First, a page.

Localizing a PyQt app on MacOS OSX

Brief notes, possibly wrong, from my experience:

Your app must negotiate with OSX using QLocale.uiLanguages, to decide what translators to install.  You have translated your app’s localizable strings to a set of languages (using Qt tools for i18n.)  OSX has a prioritized list of the languages the user prefers (from System Preferences>Languages.)  Your app must find the best fit.  Your app using translators for the language given by QLocale.system().name() is not usually the right thing to do.

In Info.plist, the key CFBundleLocalizations, which appears as key “Localizations” in the Xcode GUI.  I don’t think this has any effect on how OSX treats your app.  I think it is just used in marketing, that is the stores use this to decide whether your app should be in a store in a certain country.

In OSX, a terminal always shows environment variable LANG equal to ‘en’ or similar, that is, English.  Unless you change your environment variables, or the settings of the terminal.  That is, this is not affected by the user reprioritizing languages using System Preferences>Languages.

The file locversion.plist does not seem to be necessary anymore (on OSX 10.9 and Qt5) to get a Qt app to be localized (despite what certain Qt documentation says.)

OSX knows what translations your Qt app supports only by the set of xx.lproj folders in the Resources folder of your app bundle.  For a Qt app, these xx.lproj folders will contain little if anything, just a placeholder, say a single Localizable.string, which really is not used by your app.  By “OSX knows” I mean: OSX translates native dialog strings according to.  Much of your GUI is from Qt, and is translated by Qt, but Qt displays some native dialogs (provided by OSX) and these are localized by OSX according to the presence of the xx.lproj files.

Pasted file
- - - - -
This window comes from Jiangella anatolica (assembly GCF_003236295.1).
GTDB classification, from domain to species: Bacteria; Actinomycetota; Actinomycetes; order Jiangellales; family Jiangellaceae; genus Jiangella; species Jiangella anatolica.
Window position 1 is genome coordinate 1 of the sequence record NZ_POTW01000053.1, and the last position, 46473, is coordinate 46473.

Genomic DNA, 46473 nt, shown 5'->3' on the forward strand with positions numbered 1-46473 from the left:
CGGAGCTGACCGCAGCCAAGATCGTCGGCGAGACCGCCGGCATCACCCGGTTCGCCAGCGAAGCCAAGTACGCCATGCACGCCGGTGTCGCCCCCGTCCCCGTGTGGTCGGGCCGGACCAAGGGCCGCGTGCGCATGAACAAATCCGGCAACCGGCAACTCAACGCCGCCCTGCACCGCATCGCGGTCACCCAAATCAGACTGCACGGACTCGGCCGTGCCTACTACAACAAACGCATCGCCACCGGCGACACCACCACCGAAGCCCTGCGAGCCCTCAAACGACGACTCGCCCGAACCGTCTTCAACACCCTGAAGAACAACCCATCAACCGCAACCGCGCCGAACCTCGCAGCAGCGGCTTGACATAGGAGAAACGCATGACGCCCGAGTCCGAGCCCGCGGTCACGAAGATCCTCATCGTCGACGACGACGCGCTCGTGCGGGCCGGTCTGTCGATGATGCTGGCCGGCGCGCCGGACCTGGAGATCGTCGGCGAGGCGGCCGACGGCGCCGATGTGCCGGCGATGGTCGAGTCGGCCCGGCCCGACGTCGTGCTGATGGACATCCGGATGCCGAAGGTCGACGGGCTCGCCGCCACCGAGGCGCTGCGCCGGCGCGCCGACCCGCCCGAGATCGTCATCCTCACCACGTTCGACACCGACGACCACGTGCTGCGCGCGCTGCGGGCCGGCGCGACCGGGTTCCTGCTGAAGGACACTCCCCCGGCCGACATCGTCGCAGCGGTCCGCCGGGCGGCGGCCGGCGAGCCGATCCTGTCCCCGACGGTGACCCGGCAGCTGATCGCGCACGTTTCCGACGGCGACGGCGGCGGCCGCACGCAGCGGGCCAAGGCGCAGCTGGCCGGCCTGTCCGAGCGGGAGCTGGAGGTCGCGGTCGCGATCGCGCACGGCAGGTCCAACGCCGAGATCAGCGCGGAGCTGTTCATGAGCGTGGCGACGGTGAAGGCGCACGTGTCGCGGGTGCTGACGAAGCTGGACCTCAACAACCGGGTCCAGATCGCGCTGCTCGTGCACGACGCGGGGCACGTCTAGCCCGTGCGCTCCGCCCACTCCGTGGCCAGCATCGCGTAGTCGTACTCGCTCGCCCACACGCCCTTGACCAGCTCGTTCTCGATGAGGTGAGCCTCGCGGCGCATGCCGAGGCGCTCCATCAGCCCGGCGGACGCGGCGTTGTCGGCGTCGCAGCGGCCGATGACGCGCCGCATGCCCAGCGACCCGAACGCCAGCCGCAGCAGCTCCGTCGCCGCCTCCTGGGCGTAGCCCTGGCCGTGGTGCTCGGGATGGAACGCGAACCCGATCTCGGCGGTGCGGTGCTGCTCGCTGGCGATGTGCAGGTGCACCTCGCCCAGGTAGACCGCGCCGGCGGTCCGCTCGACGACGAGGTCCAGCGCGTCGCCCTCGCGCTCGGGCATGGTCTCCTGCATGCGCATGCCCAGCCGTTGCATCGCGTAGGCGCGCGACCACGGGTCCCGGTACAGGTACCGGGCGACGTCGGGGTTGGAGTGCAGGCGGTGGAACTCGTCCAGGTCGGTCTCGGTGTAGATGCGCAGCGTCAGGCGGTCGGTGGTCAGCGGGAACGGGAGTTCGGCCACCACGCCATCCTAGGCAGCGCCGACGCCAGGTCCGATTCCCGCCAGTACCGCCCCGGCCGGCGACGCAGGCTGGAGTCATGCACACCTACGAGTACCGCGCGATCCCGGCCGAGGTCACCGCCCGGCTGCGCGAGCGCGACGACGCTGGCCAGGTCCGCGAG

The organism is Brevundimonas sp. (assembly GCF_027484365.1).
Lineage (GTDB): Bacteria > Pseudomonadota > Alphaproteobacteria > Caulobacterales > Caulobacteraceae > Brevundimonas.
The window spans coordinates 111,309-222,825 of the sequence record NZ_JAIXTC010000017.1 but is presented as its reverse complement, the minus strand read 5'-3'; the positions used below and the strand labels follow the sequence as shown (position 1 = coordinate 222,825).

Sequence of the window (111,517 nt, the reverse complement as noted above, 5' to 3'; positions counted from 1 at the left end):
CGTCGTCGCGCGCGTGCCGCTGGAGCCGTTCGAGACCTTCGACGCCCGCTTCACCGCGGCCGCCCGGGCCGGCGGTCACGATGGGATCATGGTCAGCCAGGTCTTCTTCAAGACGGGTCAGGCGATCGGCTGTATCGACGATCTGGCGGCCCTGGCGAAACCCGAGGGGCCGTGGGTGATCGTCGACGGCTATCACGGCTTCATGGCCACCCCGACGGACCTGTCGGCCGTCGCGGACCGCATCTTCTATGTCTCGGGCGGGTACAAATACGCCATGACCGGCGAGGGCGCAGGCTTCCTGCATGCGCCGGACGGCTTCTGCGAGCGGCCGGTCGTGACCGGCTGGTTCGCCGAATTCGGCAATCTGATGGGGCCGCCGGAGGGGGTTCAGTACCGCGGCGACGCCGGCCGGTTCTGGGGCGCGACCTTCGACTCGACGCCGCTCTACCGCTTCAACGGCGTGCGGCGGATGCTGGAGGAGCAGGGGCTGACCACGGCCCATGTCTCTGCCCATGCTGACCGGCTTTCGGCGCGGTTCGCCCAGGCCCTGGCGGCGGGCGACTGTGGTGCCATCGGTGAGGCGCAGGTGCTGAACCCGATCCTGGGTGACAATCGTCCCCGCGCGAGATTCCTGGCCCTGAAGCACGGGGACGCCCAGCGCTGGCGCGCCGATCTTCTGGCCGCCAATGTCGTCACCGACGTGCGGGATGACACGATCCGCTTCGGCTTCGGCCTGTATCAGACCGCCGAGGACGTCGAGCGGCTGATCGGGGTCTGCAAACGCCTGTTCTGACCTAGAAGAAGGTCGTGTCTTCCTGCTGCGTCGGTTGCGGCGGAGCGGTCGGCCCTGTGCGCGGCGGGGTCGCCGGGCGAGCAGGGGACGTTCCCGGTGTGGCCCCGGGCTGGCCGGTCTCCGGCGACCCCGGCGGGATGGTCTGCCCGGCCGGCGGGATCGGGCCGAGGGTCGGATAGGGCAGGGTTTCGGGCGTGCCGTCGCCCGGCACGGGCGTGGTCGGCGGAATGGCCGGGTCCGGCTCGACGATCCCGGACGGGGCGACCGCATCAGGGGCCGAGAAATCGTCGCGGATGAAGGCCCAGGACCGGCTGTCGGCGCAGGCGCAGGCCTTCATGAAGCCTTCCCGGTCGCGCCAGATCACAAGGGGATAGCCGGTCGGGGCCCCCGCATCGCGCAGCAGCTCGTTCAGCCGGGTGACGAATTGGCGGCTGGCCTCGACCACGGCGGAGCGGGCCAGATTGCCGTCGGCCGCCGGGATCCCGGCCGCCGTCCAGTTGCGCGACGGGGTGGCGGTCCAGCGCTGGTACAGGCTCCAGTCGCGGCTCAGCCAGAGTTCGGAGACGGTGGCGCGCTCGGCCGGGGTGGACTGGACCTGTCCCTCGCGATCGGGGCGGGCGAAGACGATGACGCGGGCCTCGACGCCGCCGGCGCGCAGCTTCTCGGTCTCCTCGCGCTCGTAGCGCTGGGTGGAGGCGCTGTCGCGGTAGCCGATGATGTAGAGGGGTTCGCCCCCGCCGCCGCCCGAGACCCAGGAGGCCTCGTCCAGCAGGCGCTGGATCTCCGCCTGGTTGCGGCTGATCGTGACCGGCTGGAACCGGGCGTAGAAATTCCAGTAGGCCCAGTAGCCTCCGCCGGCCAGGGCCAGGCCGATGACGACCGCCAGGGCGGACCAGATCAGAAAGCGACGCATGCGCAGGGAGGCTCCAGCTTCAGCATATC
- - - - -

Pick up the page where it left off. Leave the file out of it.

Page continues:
A localization has these components:

  • native dialogs (localized by platform, but depends on your bundling/packaging) e.g. “Save File” dialog
  • Qt dialogs (localized by Qt project, e.g. qt_xx.qm) e.g. standard button “Cancel”
  • your GUI face (localized by your projects .ts files)

In a PyQt projects, localizable resources will be in a myApp_rc.py file.  Your app won’t contain any localizable resources that OSX understands or needs, i.e. in myApp.app/Contents/Resources.

To test, use System Preferences>Languages.  Move a language to the top of the list and close the dialog.  Don’t restart your computer (that just means that Finder, and other apps already running, may not use the chosen language until you do restart, or unless the apps are designed to change language dynamically.)  Start your app.  All the components listed above should appear in the chosen language.

 

 

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Using Qt Linguist Phrasebooks

Phrasebooks in Linguist offer suggestions, and makes your job of translating much easier.

About Linguist phrasebooks

Your app will use many phrases that others in the Qt community have already translated.  But your app uses the phrases in a different context than the phrases were originally translated.  This usually is irrelevant, and your session with Linguist then becomes mostly verifying that the existing translation is appropriate for your context.  In other words, Linguist suggests a translation (from a phrasebook) to you for your context, and you OK it for use in your context.  You just click on the suggestion.  You might not need to think much about the meaning of the translation, or its grammar.

A Linguist translation file comprises translations in context.  A Linguist phrasebook comprises translations without context.

Obtaining phrasebooks

Phrasebooks are files with the .qph suffix.

You can often find them at /usr/share/qt5/phrasebooks.   (I suppose installing Qt installs them.)

You can also use other translation files  as a phrasebook, after converting them.

Converting a .ts to a phrasebook

You can convert a translations files ( a .ts file) to a phrasebook.

You need the lconvert tool distributed with Qt.

lconvert -of qph -i  <foo_xx>.ts -o <foo_xx>.qph